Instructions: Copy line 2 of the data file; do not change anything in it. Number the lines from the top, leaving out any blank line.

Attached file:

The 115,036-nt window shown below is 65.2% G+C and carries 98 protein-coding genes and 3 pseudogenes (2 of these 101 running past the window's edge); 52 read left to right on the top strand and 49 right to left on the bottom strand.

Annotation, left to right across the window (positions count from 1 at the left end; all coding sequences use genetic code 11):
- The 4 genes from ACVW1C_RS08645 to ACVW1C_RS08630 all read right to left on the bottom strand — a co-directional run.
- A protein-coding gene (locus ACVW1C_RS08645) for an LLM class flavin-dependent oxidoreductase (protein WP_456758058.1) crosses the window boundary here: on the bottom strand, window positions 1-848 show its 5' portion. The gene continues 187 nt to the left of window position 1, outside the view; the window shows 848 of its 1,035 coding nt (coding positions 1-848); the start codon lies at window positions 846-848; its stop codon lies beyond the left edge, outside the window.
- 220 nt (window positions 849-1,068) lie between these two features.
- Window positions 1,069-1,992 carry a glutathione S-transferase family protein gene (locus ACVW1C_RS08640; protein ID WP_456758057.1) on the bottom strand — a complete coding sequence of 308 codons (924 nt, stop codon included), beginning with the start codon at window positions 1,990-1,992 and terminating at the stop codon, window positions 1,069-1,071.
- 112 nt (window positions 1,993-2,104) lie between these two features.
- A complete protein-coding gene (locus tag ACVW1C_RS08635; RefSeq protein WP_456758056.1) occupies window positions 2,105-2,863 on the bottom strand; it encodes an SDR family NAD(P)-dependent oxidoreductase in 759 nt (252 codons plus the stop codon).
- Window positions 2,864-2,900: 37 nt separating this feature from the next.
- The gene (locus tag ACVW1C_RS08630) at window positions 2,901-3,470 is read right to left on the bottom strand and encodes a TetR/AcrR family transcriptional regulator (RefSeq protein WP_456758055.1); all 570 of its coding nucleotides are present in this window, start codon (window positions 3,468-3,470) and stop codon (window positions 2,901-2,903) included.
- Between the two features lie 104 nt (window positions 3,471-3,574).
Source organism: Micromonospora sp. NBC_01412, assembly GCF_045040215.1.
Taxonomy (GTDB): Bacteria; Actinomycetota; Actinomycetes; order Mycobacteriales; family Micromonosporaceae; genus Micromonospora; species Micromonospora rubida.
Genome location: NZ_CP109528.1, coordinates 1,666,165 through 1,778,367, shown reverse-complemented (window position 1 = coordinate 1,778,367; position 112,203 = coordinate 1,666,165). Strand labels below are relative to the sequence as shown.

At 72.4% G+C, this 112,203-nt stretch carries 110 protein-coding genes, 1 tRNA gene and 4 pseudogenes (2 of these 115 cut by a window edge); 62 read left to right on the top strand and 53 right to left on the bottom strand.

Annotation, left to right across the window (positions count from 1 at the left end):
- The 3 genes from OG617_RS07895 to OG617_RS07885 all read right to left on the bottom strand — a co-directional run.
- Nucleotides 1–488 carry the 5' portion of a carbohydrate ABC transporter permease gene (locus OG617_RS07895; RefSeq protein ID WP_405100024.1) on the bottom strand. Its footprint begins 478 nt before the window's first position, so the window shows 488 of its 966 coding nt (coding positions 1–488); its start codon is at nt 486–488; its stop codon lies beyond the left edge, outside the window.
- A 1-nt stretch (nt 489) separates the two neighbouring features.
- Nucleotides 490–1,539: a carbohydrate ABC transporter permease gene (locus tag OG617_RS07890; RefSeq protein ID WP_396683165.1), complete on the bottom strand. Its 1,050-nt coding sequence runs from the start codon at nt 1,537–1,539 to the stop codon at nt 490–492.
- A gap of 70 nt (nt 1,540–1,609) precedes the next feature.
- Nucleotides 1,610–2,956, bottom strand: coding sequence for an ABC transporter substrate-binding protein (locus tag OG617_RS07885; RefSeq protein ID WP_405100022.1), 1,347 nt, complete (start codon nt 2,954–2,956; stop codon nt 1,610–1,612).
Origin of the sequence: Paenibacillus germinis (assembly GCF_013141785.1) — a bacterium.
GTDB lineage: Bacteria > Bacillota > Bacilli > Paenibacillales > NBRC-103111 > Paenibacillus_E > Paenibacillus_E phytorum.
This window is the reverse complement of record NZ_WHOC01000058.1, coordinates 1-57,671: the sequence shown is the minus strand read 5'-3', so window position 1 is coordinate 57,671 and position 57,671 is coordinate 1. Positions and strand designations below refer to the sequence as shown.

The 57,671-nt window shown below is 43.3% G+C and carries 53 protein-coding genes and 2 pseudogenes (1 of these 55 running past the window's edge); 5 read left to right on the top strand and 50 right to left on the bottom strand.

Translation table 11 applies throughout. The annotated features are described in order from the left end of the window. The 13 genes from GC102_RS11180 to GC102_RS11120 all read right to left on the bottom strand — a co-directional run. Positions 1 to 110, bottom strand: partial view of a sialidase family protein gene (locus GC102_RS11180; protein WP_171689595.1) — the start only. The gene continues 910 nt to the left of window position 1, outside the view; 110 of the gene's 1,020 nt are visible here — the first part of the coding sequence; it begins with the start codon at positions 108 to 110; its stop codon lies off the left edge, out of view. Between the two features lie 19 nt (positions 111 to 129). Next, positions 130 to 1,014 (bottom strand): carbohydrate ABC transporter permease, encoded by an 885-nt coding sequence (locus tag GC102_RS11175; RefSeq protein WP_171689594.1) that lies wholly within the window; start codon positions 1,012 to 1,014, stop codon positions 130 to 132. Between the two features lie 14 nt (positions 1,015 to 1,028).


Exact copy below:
Annotation, left to right across the window (positions count from 1 at the left end; all coding sequences use genetic code 11):